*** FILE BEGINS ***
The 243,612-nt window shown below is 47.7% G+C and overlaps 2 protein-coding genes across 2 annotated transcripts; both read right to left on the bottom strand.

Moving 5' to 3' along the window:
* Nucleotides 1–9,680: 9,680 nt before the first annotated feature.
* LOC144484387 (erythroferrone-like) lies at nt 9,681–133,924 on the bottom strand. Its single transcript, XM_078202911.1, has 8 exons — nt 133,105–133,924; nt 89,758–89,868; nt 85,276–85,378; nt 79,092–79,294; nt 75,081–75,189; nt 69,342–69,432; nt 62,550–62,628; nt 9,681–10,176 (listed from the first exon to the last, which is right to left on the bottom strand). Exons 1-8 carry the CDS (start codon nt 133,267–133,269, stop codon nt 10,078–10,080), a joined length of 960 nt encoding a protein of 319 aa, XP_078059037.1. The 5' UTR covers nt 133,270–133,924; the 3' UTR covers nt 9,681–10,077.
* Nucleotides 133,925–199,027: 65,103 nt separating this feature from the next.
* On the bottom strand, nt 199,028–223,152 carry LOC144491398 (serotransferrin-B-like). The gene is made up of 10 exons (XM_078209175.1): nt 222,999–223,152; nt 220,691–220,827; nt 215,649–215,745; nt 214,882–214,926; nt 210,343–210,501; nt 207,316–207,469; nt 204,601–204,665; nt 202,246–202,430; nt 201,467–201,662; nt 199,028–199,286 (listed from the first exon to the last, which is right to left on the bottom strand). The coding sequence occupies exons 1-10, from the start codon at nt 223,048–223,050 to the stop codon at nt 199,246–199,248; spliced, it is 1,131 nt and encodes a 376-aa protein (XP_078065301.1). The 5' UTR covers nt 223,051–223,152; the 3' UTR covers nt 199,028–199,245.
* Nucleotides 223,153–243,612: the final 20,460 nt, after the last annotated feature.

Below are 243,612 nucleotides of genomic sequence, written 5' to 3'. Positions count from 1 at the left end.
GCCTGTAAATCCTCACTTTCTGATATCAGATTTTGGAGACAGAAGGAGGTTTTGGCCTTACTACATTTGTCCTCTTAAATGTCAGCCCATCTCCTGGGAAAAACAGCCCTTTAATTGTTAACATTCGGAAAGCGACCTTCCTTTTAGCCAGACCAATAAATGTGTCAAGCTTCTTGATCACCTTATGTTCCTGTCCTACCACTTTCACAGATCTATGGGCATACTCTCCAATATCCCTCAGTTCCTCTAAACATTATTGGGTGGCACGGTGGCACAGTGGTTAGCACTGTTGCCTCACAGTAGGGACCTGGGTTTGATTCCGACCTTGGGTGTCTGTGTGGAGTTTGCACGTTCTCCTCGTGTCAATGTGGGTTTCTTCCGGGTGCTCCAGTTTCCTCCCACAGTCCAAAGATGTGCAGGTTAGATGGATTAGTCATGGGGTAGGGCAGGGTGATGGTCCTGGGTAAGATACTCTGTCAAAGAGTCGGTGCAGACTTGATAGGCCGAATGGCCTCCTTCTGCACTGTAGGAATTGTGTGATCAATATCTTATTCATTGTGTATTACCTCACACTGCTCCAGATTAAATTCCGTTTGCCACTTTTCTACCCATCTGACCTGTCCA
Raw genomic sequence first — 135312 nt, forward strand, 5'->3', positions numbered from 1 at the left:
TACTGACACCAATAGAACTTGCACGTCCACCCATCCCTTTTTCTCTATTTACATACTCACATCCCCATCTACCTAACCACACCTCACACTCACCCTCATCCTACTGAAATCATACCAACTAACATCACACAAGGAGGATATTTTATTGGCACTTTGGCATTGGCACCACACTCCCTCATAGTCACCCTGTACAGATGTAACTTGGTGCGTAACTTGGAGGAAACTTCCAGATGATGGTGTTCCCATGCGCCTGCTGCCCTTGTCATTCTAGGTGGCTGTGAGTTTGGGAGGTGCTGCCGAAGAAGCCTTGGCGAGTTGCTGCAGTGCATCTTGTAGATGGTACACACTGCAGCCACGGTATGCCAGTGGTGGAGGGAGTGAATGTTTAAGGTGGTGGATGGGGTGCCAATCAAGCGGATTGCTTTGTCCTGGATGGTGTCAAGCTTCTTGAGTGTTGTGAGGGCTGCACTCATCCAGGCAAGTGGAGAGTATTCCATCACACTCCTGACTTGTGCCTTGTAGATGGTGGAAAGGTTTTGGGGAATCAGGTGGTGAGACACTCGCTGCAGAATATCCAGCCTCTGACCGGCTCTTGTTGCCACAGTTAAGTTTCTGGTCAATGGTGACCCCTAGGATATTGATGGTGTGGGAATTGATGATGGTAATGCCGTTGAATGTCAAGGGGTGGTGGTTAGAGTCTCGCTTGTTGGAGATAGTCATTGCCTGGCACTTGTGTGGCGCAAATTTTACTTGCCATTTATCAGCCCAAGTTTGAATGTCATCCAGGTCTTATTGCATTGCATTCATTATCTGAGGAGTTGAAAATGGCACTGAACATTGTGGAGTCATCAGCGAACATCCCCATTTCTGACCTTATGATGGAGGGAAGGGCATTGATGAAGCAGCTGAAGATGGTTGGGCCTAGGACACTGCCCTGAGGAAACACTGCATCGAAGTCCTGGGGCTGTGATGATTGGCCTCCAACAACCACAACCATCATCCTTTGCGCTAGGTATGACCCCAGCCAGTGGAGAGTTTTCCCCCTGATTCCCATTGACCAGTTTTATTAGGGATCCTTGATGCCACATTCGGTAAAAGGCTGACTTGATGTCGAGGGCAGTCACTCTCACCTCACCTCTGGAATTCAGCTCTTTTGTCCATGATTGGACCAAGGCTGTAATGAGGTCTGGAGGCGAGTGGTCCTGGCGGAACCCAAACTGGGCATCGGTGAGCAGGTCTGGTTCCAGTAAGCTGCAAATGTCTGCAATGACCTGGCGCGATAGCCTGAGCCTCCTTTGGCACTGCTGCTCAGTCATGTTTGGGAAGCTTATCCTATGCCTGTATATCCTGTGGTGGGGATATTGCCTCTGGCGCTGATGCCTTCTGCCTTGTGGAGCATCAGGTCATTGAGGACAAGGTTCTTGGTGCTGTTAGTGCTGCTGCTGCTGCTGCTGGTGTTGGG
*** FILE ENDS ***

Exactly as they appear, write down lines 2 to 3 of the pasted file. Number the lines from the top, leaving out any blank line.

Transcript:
Moving 5' to 3' along the window:
* Nucleotides 1–9,680: 9,680 nt before the first annotated feature.